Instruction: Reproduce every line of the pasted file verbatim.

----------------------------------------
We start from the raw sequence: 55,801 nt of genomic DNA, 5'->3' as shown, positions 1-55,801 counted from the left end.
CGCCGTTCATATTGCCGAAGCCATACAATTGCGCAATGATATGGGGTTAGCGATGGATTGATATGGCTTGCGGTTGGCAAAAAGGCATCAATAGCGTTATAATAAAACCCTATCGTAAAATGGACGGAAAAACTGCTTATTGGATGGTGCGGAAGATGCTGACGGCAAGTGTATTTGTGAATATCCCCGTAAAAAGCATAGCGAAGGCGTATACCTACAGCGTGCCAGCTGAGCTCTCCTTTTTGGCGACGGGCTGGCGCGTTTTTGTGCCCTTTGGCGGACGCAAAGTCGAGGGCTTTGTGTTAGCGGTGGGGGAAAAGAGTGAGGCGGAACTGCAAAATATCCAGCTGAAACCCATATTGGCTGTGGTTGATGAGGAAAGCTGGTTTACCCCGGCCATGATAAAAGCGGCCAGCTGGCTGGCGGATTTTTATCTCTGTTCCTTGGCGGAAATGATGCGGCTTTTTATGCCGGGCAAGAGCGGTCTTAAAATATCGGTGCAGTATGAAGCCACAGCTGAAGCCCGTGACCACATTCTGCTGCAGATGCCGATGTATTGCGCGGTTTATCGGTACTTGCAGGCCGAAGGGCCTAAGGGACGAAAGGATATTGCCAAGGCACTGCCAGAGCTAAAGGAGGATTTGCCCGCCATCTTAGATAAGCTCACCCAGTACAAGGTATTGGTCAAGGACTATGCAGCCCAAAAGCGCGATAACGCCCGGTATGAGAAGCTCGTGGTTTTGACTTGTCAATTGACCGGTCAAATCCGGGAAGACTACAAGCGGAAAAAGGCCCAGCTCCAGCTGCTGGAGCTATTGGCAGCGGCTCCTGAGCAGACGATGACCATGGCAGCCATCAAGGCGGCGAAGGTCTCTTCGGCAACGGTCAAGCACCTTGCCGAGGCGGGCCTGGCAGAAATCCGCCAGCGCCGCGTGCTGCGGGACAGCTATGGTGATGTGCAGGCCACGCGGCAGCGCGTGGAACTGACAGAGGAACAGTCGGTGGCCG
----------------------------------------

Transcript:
We start from the raw sequence: 55,801 nt of genomic DNA, 5'->3' as shown, positions 1-55,801 counted from the left end.
CGCCGTTCATATTGCCGAAGCCATACAATTGCGCAATGATATGGGGTTAGCGATGGATTGATATGGCTTGCGGTTGGCAAAAAGGCATCAATAGCGTTATAATAAAACCCTATCGTAAAATGGACGGAAAAACTGCTTATTGGATGGTGCGGAAGATGCTGACGGCAAGTGTATTTGTGAATATCCCCGTAAAAAGCATAGCGAAGGCGTATACCTACAGCGTGCCAGCTGAGCTCTCCTTTTTGGCGACGGGCTGGCGCGTTTTTGTGCCCTTTGGCGGACGCAAAGTCGAGGGCTTTGTGTTAGCGGTGGGGGAAAAGAGTGAGGCGGAACTGCAAAATATCCAGCTGAAACCCATATTGGCTGTGGTTGATGAGGAAAGCTGGTTTACCCCGGCCATGATAAAAGCGGCCAGCTGGCTGGCGGATTTTTATCTCTGTTCCTTGGCGGAAATGATGCGGCTTTTTATGCCGGGCAAGAGCGGTCTTAAAATATCGGTGCAGTATGAAGCCACAGCTGAAGCCCGTGACCACATTCTGCTGCAGATGCCGATGTATTGCGCGGTTTATCGGTACTTGCAGGCCGAAGGGCCTAAGGGACGAAAGGATATTGCCAAGGCACTGCCAGAGCTAAAGGAGGATTTGCCCGCCATCTTAGATAAGCTCACCCAGTACAAGGTATTGGTCAAGGACTATGCAGCCCAAAAGCGCGATAACGCCCGGTATGAGAAGCTCGTGGTTTTGACTTGTCAATTGACCGGTCAAATCCGGGAAGACTACAAGCGGAAAAAGGCCCAGCTCCAGCTGCTGGAGCTATTGGCAGCGGCTCCTGAGCAGACGATGACCATGGCAGCCATCAAGGCGGCGAAGGTCTCTTCGGCAACGGTCAAGCACCTTGCCGAGGCGGGCCTGGCAGAAATCCGCCAGCGCCGCGTGCTGCGGGACAGCTATGGTGATGTGCAGGCCACGCGGCAGCGCGTGGAACTGACAGAGGAACAGTCGGTGGCCG